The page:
Kemper say that another mode, called ‘Perform’ (which sounds as if it will be geared towards live use, but I was unable to confirm this at the time of writing), will be added by a firmware update in the near future, along with tweaks to improve browsing through presets and the means to rearrange and rename rigs and profiles outside the box (entering text letter-by-letter via a rotary knob is a real grind!). That may all have come to pass by the time you read this, as Kemper have so far seemed very responsive to feature requests and bug reports, releasing a new update every two weeks or so. There are two ways to look at this: anyone inured to regularly dealing with driver updates and software patches will probably appreciate Kemper’s ongoing effort; but on the other hand, guitarists used to dealing with real, physical amps may wonder why the thing they’ve just bought needs updating at all. I lean towards the former, more positive view, partly because Kemper seem committed to continually improving the product, but mostly because, a few minor gripes aside, the KPA already does so much, and does it very well indeed.
The front panel of the Kemper Profiling Amp.
The front panel of the Kemper Profiling Amp.
The KPA comes with well over 150 rigs, covering the full spectrum of benchmark amp tones, both vintage and modern. Frequently, there are multiple profiles of an amp, captured using different mics or set for different levels of gain. Most are presented in their natural state, and while there’s also a healthy selection of effects-laden sounds, it shows Kemper’s confidence in the strength of the amp profiles that they don’t feel compelled to make each preset an effects extravaganza. And ‘natural’ is definitely the word. The sounds on offer, both clean and overdriven, are extremely convincing in terms of both tone and dynamics. It’s always a mistake to expect that ‘amp in the room’ feeling from a digital modeller or amp simulator. What the KPA offers instead is an ‘amp next door properly miked up’ feeling, which is infinitely more useful in a recording context.
The profiling process captures only one set of settings on the amp, but this is just a starting point. The EQ section proves very effective when making adjustments to suit, say, a brighter or darker sounding guitar, and delving into the detailed amp settings lets you adjust things like pick attack and compression characteristics — something no physical amp can offer. More extreme adjustments will naturally take you further away from the character of the original profile. Select a clean Vox AC30 profile, then turn the gain up 50 percent, and what you get does not sound like a maxed-out AC30 (it’s fuzzy, aggressive and actually pretty interesting). This is where the wisdom of multiple profiles becomes apparent: if you want the authentic AC30 drive sound, that’s been profiled too, in multiple flavours. But if you want to get more experimental, the KPA’s controls cover a range that is wider than any amp in the real world.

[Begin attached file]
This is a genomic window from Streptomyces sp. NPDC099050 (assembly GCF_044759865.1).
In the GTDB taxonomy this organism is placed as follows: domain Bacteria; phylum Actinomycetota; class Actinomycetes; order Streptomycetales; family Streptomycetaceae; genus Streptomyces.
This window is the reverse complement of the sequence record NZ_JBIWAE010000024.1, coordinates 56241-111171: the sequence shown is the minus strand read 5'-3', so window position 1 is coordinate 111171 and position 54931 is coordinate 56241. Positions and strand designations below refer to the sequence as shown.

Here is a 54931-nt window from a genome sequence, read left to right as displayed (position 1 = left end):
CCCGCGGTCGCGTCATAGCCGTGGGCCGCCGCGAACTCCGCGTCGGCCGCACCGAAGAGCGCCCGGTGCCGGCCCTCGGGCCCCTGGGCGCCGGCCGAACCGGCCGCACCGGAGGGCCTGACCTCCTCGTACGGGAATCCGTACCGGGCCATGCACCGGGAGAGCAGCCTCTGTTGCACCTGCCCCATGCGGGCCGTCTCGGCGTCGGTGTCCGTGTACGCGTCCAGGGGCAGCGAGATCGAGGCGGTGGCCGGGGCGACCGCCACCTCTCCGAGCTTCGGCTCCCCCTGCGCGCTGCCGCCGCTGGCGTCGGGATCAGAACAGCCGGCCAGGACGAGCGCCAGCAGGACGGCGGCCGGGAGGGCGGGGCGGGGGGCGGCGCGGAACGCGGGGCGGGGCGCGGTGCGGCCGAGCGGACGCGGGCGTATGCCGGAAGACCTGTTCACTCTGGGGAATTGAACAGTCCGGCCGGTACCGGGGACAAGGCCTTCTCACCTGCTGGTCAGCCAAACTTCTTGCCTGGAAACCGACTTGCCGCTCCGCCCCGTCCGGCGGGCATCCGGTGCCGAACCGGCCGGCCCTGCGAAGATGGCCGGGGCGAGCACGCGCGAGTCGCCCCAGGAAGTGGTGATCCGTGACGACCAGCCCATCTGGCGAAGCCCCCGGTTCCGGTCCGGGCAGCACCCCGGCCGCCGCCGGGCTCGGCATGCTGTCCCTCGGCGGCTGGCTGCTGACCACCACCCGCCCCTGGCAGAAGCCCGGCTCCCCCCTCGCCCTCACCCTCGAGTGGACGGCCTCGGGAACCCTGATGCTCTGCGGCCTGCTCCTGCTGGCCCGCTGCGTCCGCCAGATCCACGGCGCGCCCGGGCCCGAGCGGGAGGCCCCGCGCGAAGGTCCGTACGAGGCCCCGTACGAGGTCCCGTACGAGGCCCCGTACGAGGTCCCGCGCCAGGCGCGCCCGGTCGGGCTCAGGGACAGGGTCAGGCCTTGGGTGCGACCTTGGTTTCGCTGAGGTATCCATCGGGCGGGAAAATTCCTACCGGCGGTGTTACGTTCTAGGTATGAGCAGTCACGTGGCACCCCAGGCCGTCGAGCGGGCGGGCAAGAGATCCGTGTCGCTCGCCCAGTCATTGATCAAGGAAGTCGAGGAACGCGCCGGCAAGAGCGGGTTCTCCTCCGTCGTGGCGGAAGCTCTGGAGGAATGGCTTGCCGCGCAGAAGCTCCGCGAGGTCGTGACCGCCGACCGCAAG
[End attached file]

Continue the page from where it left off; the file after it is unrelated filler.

Compared with the profiles list, the effects menu is much smaller, but still pretty comprehensive. Rather than providing umpteen phaser effects, for example, Kemper have sensibly provided one phaser with an array of adjustable parameters. There’s a larger selection of nicely modelled boost, overdrive and fuzz stomp-boxes, and you can always plug in your own effects to expand what’s on board. The stereo delays and reverbs are very good but lean towards the shiny, studio-style side of the fence, and the absence of a spring reverb simulation seems strange. More effects are promised, but even as it stands, there’s not a lot that the effects section can’t do.
The process of creating new amp profiles is surprisingly straightforward. Once the amp is set for the sound you want and miked up to your satisfaction, the KPA runs through a brief sequence of test tones and that’s it: job done. One of the cleverest aspects of the system is that your guitar is connected, via the KPA, to the target amp throughout, so you can play through it while adjusting amp settings and the mic position. More importantly, the KPA actively encourages you to switch back and forth between the amp and the profile you’ve created, for direct comparison. With this initial process complete, you can further refine your profile by letting the KPA listen to you strum a few chords, and tweaking various settings for distortion and dynamics.
Following the example set by the supplied sounds, I decided to create two profiles of the small valve amp I often use for recording, set at its clean and overdriven ‘sweet spots’. Not only was I impressed by how quick and easy this was, but once refined, the resulting profiles were literally indistinguishable from the miked up tone. This prompts several big realisations. First, the technology really does work! Second, because the KPA profiles not just the amp itself but the whole setup — amp, mic, room and all — the more effort you put in at source, the more you will be rewarded. Third, once I’ve put that effort in and captured those profiles, I potentially never have to go to the trouble of miking that amp up again — at least until I want a sound from it that I’ve not yet profiled. But what makes the KPA truly unique is that these profiles are not digitally modelled presets that I’ve created and saved. They are my amp, in my studio, miked up the way I like it, and at my disposal 24/7.
You can also share your profiles online, and in the time I’ve had with the KPA, I’ve downloaded a dozen or so profiles posted by others. All were competent, at least half eminently usable, and a couple very good indeed. That’s an impressive hit rate for user-generated content. I suspect some users may jealously guard their self-created riches, but the prospect of a steady stream of new profiles is a tantalising one.